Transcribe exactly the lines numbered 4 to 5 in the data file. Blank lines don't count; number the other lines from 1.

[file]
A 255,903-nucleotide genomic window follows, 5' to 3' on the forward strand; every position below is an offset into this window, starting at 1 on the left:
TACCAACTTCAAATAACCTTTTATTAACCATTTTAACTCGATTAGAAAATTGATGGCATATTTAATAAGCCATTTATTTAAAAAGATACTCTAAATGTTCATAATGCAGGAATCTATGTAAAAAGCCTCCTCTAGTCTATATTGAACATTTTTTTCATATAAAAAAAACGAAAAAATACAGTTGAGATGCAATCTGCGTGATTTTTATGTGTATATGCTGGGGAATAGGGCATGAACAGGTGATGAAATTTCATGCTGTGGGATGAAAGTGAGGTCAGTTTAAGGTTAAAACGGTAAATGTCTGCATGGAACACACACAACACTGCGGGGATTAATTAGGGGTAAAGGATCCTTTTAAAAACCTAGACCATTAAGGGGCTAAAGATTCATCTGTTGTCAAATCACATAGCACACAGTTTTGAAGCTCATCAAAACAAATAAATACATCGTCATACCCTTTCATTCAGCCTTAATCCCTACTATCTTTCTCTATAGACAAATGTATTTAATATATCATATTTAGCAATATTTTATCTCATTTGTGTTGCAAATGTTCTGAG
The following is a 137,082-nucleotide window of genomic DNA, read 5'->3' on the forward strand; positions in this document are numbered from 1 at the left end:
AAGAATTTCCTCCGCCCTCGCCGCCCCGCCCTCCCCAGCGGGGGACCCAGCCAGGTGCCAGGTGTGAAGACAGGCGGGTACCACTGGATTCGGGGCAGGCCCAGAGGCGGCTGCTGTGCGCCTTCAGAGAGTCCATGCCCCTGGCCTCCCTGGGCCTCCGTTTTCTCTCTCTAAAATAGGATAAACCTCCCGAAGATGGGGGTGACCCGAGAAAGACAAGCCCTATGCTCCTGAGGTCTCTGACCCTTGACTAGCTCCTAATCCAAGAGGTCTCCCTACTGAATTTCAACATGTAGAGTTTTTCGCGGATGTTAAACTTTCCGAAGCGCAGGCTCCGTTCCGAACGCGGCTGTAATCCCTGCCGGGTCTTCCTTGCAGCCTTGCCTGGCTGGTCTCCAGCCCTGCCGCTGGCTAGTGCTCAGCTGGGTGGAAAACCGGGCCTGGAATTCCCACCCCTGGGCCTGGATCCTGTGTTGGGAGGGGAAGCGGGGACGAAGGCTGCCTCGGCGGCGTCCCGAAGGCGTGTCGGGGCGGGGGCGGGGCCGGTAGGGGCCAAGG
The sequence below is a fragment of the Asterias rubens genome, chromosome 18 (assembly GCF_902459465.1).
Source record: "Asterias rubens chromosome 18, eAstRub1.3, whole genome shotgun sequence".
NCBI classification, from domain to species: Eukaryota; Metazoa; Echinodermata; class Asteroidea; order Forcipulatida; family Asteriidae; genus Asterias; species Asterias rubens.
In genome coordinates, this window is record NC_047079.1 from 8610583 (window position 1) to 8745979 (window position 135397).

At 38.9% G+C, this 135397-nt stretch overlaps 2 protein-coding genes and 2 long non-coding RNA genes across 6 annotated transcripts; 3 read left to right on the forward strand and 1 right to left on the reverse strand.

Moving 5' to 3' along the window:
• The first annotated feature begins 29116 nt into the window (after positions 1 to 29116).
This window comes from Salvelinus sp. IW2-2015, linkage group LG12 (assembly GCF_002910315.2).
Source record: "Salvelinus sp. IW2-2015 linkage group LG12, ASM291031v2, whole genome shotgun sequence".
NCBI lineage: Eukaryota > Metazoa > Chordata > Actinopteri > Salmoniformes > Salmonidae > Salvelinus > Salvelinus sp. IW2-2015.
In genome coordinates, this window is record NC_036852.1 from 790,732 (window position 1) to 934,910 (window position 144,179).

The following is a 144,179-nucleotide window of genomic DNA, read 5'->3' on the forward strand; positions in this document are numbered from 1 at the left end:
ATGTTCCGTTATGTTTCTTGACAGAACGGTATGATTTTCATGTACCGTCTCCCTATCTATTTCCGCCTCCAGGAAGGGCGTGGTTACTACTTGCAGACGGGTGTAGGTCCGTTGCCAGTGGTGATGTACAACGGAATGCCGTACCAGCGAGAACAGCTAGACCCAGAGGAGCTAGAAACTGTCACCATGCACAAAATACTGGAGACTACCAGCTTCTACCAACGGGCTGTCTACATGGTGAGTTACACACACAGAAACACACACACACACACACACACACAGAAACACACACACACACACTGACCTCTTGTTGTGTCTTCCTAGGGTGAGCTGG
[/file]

AAGAATTTCCTCCGCCCTCGCCGCCCCGCCCTCCCCAGCGGGGGACCCAGCCAGGTGCCAGGTGTGAAGACAGGCGGGTACCACTGGATTCGGGGCAGGCCCAGAGGCGGCTGCTGTGCGCCTTCAGAGAGTCCATGCCCCTGGCCTCCCTGGGCCTCCGTTTTCTCTCTCTAAAATAGGATAAACCTCCCGAAGATGGGGGTGACCCGAGAAAGACAAGCCCTATGCTCCTGAGGTCTCTGACCCTTGACTAGCTCCTAATCCAAGAGGTCTCCCTACTGAATTTCAACATGTAGAGTTTTTCGCGGATGTTAAACTTTCCGAAGCGCAGGCTCCGTTCCGAACGCGGCTGTAATCCCTGCCGGGTCTTCCTTGCAGCCTTGCCTGGCTGGTCTCCAGCCCTGCCGCTGGCTAGTGCTCAGCTGGGTGGAAAACCGGGCCTGGAATTCCCACCCCTGGGCCTGGATCCTGTGTTGGGAGGGGAAGCGGGGACGAAGGCTGCCTCGGCGGCGTCCCGAAGGCGTGTCGGGGCGGGGGCGGGGCCGGTAGGGGCCAAGG
The sequence below is a fragment of the Asterias rubens genome, chromosome 18 (assembly GCF_902459465.1).